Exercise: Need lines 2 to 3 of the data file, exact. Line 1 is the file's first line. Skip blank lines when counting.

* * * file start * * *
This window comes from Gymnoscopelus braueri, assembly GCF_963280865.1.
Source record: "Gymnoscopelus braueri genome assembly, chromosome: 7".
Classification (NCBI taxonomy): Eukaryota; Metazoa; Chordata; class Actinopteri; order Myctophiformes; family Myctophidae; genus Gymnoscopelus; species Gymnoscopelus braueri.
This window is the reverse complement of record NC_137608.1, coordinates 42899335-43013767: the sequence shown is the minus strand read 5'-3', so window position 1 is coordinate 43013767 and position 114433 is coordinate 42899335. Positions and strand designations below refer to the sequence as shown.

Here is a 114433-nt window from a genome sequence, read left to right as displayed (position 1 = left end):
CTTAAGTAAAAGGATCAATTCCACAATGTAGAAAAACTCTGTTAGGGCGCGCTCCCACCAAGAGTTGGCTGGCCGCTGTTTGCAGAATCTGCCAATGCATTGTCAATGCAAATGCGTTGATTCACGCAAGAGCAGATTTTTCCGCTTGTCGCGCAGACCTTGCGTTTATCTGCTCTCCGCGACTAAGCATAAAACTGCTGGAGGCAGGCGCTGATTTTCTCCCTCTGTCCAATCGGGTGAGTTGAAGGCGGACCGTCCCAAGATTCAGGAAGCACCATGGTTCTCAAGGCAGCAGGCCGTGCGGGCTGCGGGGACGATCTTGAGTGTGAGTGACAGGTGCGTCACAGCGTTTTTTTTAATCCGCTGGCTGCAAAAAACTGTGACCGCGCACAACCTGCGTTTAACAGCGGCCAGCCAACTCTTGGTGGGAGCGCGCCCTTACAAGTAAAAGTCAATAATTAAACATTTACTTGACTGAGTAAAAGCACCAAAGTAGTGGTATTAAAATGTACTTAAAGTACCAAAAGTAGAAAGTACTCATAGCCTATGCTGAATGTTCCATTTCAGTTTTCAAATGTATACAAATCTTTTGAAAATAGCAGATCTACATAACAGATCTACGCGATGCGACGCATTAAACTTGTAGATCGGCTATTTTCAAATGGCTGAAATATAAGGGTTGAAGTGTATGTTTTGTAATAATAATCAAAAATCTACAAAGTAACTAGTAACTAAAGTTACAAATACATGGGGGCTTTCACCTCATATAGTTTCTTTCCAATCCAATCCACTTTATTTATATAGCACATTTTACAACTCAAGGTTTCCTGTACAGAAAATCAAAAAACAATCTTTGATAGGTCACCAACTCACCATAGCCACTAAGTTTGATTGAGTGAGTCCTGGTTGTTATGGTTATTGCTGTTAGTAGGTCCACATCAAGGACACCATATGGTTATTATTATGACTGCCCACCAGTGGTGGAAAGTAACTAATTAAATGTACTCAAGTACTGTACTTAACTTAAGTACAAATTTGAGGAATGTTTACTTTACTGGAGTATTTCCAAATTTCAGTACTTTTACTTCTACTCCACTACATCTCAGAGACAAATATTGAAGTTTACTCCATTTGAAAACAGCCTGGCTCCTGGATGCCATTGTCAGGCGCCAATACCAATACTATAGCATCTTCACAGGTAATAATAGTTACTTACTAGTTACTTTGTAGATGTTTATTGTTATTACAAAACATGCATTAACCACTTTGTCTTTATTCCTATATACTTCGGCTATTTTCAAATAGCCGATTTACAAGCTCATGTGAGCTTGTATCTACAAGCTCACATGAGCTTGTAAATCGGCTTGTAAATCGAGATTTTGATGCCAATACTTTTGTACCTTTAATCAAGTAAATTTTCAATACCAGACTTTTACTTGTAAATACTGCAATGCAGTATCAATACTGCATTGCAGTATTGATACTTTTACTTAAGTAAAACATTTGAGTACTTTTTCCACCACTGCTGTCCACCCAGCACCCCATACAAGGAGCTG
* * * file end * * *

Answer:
Source record: "Gymnoscopelus braueri genome assembly, chromosome: 7".
Classification (NCBI taxonomy): Eukaryota; Metazoa; Chordata; class Actinopteri; order Myctophiformes; family Myctophidae; genus Gymnoscopelus; species Gymnoscopelus braueri.